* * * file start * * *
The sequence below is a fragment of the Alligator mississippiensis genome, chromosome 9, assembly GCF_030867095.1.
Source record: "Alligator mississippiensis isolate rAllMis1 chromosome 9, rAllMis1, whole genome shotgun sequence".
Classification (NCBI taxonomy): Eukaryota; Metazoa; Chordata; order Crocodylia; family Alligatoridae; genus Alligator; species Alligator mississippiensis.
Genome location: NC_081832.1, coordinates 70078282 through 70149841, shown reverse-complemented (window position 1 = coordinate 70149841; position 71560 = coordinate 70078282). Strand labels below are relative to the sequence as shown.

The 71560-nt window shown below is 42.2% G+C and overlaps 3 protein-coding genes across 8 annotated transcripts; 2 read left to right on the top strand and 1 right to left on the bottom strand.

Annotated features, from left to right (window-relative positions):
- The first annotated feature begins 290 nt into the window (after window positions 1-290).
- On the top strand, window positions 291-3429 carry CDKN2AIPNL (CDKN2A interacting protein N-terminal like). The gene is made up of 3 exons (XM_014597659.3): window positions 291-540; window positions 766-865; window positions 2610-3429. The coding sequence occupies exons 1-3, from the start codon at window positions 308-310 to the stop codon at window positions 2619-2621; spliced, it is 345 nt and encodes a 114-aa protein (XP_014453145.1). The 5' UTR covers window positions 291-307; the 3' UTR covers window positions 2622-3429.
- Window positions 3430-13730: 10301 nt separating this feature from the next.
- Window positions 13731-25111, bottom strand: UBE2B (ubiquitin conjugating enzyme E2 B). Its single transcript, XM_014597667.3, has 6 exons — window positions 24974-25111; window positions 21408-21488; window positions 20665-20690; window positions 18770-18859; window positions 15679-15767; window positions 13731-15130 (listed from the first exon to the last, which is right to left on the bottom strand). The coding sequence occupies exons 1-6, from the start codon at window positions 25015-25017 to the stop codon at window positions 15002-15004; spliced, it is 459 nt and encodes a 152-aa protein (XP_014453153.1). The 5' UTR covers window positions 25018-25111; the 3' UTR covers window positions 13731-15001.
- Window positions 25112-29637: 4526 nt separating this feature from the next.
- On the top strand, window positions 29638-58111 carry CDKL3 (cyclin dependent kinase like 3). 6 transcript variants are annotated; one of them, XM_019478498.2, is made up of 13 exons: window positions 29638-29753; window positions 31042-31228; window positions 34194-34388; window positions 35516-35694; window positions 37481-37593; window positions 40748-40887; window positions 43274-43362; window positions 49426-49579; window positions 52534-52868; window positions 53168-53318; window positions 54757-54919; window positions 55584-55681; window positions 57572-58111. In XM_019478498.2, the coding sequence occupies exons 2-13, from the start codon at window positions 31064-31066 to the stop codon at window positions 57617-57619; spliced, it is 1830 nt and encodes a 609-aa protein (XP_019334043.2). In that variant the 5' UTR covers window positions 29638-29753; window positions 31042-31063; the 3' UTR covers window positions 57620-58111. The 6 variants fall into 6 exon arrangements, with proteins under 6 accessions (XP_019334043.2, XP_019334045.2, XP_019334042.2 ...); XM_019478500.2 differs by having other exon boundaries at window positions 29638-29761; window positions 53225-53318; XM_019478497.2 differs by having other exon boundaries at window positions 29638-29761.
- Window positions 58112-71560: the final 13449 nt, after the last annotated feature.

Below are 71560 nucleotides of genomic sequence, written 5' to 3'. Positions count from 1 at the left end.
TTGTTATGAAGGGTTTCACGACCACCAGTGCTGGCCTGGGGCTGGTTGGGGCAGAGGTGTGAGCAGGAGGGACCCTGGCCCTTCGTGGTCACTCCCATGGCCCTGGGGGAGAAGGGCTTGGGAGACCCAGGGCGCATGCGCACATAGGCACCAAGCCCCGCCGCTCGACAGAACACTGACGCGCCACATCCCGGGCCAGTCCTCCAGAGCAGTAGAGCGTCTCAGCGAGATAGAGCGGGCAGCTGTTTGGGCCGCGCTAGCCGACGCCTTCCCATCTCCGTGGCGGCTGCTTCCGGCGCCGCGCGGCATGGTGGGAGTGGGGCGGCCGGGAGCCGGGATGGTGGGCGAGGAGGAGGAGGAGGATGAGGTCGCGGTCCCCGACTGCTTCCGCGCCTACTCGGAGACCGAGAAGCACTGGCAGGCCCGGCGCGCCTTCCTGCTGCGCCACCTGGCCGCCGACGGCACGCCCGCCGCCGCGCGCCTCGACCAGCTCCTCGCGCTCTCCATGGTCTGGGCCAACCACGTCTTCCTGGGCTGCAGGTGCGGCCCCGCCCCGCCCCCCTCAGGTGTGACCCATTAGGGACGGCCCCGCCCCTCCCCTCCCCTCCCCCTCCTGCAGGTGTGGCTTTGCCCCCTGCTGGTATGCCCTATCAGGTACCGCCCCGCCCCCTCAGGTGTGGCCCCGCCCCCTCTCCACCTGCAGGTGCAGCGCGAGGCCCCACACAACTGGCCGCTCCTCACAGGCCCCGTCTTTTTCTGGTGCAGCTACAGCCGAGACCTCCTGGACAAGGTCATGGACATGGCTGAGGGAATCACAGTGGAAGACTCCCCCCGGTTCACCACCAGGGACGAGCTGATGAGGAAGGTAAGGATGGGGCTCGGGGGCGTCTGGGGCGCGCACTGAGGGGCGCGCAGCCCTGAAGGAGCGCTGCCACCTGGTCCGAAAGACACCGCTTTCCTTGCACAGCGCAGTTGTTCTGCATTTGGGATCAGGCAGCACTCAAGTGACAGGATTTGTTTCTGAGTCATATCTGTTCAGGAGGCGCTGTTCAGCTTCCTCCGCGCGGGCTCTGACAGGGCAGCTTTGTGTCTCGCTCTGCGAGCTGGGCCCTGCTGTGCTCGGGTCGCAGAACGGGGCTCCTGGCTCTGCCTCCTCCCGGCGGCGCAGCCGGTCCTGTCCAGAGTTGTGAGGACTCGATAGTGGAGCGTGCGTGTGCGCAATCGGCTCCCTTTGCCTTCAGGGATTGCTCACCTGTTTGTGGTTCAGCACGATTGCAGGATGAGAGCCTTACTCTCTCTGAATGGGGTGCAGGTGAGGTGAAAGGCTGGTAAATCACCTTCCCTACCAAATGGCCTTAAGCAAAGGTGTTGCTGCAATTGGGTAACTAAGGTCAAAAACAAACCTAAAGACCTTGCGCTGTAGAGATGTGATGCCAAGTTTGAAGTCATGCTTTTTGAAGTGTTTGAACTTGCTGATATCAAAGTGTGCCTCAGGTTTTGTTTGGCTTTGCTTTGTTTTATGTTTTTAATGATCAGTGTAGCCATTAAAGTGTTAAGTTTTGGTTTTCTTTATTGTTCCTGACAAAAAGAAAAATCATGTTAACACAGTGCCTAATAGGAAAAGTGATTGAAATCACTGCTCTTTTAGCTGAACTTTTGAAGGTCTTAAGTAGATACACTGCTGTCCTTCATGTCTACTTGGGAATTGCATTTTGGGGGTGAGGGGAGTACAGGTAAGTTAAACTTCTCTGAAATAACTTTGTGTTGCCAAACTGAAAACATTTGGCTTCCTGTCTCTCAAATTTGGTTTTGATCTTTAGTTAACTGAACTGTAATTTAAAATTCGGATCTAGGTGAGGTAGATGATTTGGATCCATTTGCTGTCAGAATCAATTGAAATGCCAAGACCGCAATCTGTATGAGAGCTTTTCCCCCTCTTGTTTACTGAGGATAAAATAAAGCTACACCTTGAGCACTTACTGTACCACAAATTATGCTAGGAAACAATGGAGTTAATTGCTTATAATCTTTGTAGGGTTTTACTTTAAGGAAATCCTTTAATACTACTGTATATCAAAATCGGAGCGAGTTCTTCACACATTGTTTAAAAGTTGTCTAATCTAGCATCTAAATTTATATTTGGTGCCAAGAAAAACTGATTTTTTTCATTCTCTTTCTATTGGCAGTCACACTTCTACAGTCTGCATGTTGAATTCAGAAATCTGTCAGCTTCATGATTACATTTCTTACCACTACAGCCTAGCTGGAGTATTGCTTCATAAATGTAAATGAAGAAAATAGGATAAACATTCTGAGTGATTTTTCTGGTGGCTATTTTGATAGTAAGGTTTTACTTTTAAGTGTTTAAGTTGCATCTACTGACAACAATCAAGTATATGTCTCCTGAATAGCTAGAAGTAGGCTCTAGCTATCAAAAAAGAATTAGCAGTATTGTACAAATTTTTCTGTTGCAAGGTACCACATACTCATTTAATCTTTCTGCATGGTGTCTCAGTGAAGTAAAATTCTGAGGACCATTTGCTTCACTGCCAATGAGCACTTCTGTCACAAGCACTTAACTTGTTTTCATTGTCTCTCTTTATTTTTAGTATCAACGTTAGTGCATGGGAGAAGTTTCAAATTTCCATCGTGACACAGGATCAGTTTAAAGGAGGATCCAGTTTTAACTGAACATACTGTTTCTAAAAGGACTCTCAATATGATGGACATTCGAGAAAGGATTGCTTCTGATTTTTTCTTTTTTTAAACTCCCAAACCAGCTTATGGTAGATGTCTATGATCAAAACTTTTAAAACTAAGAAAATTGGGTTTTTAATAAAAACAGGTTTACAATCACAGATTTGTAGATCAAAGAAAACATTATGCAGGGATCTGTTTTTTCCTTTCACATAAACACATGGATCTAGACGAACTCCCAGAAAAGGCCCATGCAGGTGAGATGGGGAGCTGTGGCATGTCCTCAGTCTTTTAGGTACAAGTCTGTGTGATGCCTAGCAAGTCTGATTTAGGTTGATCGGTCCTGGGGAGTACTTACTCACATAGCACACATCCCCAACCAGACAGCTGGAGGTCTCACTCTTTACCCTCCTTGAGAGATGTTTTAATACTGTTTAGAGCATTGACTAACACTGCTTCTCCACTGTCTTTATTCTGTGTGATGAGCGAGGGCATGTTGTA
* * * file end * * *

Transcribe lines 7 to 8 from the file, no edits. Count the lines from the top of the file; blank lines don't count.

- The first annotated feature begins 290 nt into the window (after window positions 1-290).
- On the top strand, window positions 291-3429 carry CDKN2AIPNL (CDKN2A interacting protein N-terminal like). The gene is made up of 3 exons (XM_014597659.3): window positions 291-540; window positions 766-865; window positions 2610-3429. The coding sequence occupies exons 1-3, from the start codon at window positions 308-310 to the stop codon at window positions 2619-2621; spliced, it is 345 nt and encodes a 114-aa protein (XP_014453145.1). The 5' UTR covers window positions 291-307; the 3' UTR covers window positions 2622-3429.